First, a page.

In a February 16 speech delivered in the Harlem section of northern Manhattan, Democratic presidential candidate Hillary Clinton proposed a $2 billion plan to address what she described as a national problem of too many African-American students being diverted into the criminal justice system.
Speaking in the auditorium of the Schomburg Center for Research in Black Culture on Malcolm X Avenue, the Secretary of State and former Senator from New York told her audience – which included Gov. Andrew Cuomo, New York City mayor Bill de Blasio, Rep. Charles Rangel, and former U.S. Attorney-General Eric Holder — of her plan to devote $2 billion to pay for more social workers, behavioral specialists and school district staffers to create “school climate support teams” nationwide. The teams would work with students, parents and schools to reduce the disproportionately high rates of school suspensions, expulsions and other discipline for black and Latino students.
Statistics show that 40% of students expelled from U.S. schools are blacks, and are more than three times more likely than white students to be suspended. Black and Latino students high school students are not only drop out before graduating at twice the rate of their white counterparts, but also account for 70% of in-school arrests and school referrals to law enforcement.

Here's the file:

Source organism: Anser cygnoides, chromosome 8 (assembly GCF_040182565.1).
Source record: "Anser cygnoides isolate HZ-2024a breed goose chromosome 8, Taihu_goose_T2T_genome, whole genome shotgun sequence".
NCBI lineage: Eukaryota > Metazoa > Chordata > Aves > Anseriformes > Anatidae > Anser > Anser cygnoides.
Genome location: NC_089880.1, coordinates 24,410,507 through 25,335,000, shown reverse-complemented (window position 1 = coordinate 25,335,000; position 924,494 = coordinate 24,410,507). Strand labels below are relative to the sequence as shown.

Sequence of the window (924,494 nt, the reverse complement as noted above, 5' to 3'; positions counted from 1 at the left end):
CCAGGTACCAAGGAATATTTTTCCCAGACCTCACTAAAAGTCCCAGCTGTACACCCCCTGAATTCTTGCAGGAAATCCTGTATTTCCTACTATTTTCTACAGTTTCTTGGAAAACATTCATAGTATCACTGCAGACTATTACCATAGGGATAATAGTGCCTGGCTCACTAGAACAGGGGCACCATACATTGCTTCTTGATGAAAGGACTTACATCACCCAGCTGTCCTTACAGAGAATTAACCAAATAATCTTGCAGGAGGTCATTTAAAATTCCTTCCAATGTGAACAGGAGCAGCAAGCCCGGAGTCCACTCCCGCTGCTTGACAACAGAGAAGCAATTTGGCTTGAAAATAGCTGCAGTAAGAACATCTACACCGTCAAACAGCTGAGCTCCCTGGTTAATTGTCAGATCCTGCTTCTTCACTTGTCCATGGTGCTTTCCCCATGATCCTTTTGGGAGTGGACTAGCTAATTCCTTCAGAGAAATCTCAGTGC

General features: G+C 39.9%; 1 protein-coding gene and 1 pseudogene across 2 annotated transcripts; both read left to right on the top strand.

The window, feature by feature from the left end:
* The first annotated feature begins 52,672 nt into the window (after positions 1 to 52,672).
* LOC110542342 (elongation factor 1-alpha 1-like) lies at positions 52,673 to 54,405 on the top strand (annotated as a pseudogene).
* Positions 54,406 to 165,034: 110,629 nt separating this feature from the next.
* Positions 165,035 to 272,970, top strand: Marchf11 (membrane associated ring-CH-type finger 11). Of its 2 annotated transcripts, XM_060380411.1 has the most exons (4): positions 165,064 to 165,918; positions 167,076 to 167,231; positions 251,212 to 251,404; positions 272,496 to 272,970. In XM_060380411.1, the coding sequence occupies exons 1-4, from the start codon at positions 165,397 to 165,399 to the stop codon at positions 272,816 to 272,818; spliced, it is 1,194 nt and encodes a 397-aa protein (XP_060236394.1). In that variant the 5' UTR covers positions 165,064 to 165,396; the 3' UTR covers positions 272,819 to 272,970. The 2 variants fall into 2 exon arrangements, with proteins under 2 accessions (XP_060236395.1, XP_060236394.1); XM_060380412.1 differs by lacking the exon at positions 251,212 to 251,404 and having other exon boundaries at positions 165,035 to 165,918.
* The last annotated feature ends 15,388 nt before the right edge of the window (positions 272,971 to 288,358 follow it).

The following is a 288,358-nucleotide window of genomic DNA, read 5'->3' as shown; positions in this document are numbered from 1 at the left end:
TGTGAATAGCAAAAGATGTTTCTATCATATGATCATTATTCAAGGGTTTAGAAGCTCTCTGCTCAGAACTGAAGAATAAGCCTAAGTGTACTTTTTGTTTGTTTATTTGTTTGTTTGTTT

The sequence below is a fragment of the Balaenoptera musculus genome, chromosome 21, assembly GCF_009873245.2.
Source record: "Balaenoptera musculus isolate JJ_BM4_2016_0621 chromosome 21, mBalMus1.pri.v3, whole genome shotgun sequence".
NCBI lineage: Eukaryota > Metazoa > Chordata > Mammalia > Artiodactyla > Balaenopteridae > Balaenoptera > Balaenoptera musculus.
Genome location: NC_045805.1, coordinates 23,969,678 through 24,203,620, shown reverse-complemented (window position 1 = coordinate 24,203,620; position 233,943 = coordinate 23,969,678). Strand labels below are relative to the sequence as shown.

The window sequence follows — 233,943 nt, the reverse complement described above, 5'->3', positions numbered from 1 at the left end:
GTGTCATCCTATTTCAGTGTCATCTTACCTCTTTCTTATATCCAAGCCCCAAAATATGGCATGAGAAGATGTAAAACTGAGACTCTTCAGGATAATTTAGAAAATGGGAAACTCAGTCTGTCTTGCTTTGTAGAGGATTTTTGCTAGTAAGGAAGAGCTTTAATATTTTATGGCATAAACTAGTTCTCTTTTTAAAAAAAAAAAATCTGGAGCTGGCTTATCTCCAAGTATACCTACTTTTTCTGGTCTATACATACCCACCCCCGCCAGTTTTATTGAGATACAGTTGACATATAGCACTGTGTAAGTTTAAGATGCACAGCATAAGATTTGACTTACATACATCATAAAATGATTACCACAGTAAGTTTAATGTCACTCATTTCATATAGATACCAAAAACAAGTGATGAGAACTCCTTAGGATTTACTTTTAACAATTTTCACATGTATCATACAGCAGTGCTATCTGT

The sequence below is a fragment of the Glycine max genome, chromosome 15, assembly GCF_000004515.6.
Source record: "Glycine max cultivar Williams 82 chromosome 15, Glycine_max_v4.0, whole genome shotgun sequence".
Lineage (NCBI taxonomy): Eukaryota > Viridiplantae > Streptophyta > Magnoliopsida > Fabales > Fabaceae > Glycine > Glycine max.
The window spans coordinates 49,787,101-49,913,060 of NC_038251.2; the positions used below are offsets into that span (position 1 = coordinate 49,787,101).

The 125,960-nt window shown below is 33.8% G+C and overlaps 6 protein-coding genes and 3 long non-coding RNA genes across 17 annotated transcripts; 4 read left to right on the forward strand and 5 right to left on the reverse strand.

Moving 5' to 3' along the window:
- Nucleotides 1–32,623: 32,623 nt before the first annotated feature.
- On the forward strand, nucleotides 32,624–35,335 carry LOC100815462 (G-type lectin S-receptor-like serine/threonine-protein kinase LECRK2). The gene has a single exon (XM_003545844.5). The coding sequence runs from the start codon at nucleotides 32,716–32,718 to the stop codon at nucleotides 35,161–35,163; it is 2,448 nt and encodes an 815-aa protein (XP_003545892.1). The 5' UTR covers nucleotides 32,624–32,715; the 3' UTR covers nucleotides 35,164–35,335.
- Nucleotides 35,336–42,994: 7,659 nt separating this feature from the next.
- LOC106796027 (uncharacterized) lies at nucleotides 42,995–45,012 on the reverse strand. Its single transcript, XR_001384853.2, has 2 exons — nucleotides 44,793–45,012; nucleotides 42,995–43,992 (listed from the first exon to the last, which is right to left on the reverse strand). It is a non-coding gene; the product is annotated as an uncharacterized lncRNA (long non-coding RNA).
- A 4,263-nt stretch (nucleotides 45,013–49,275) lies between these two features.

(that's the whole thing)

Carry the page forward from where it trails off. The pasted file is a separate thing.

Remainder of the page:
Decrying increasing police involvement in school discipline, particularly in schools with a majority of black students. Mrs. Clinton called for a greater emphasis on methods to resolve problems through school staff, rather than calling in police to address run-of-the-mill disciplinary issues. These initiatives, she declared, would help replace the current “school-to-prison pipeline” with one running from “cradle to college.” She also branded the problem not just an educational issue, but also one of civil rights.
Her speech also touched briefly and without details on the role her husband’s administration had played in increasing prison populations, saying that the nation needed to heed “past lessons” of “what doesn’t work” in dealing with crime, including the fact that some past policies “didn’t resolve problems” or even “ended up creating new ones.” Clinton’s critics, including some in the black community, point to the Clinton administration’s support for making federal sentences for crack cocaine a hundred times greater than those applying to powdered forms of the drug, and its support for a “three strikes” law bringing life imprisonment sentences for third-time offenders.
The proposal to help minority students succeed academically and in avoiding being caught up in the criminal justice system was only the newest feature of a much broader program that the presidential candidate outlined in the speech in Harlem. Her overall program to overcome what she described as the nation’s “reality of systemic racism” carries a price tag she estimates at $125 billion, and includes a $20 billion for job training programs for minority youth, $25 billion in incentives for businesses in underserved areas, and $5 billion for programs designed to help ex-offenders re-enter society after they are released from incarceration.
Christopher Zoukis is the author of College for Convicts: The Case for Higher Education in American Prisons (McFarland & Co., 2014) and Prison Education Guide (Prison Legal News Publishing, 2016). He can be found online at ChristopherZoukis.com, PrisonEducation.com and PrisonLawBlog.com